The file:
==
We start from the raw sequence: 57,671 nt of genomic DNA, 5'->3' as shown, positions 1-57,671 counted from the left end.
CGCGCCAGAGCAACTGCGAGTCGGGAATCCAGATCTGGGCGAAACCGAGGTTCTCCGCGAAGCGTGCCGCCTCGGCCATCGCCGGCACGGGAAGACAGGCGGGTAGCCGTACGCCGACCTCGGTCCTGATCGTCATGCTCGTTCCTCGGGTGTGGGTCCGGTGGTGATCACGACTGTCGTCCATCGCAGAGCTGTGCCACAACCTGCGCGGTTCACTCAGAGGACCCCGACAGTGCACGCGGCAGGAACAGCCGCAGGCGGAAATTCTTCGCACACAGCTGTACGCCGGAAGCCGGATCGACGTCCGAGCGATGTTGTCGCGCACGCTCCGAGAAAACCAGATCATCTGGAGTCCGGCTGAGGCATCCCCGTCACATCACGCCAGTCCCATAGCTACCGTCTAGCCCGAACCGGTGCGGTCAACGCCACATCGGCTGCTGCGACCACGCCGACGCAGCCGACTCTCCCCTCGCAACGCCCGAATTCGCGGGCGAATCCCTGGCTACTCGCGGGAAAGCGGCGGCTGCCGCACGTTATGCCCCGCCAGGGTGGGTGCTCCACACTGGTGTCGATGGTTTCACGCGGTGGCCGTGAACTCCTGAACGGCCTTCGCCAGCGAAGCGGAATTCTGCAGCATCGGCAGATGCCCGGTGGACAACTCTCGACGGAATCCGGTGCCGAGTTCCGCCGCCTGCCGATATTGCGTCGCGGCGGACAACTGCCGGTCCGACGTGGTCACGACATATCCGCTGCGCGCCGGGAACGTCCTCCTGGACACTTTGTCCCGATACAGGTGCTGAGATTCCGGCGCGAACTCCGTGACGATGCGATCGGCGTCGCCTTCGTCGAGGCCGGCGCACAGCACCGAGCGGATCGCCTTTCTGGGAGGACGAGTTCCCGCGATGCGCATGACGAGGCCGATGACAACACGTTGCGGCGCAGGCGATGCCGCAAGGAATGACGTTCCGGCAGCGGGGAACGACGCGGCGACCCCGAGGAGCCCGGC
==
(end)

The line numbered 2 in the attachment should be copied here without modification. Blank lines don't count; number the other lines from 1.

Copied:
CGCGCCAGAGCAACTGCGAGTCGGGAATCCAGATCTGGGCGAAACCGAGGTTCTCCGCGAAGCGTGCCGCCTCGGCCATCGCCGGCACGGGAAGACAGGCGGGTAGCCGTACGCCGACCTCGGTCCTGATCGTCATGCTCGTTCCTCGGGTGTGGGTCCGGTGGTGATCACGACTGTCGTCCATCGCAGAGCTGTGCCACAACCTGCGCGGTTCACTCAGAGGACCCCGACAGTGCACGCGGCAGGAACAGCCGCAGGCGGAAATTCTTCGCACACAGCTGTACGCCGGAAGCCGGATCGACGTCCGAGCGATGTTGTCGCGCACGCTCCGAGAAAACCAGATCATCTGGAGTCCGGCTGAGGCATCCCCGTCACATCACGCCAGTCCCATAGCTACCGTCTAGCCCGAACCGGTGCGGTCAACGCCACATCGGCTGCTGCGACCACGCCGACGCAGCCGACTCTCCCCTCGCAACGCCCGAATTCGCGGGCGAATCCCTGGCTACTCGCGGGAAAGCGGCGGCTGCCGCACGTTATGCCCCGCCAGGGTGGGTGCTCCACACTGGTGTCGATGGTTTCACGCGGTGGCCGTGAACTCCTGAACGGCCTTCGCCAGCGAAGCGGAATTCTGCAGCATCGGCAGATGCCCGGTGGACAACTCTCGACGGAATCCGGTGCCGAGTTCCGCCGCCTGCCGATATTGCGTCGCGGCGGACAACTGCCGGTCCGACGTGGTCACGACATATCCGCTGCGCGCCGGGAACGTCCTCCTGGACACTTTGTCCCGATACAGGTGCTGAGATTCCGGCGCGAACTCCGTGACGATGCGATCGGCGTCGCCTTCGTCGAGGCCGGCGCACAGCACCGAGCGGATCGCCTTTCTGGGAGGACGAGTTCCCGCGATGCGCATGACGAGGCCGATGACAACACGTTGCGGCGCAGGCGATGCCGCAAGGAATGACGTTCCGGCAGCGGGGAACGACGCGGCGACCCCGAGGAGCCCGGC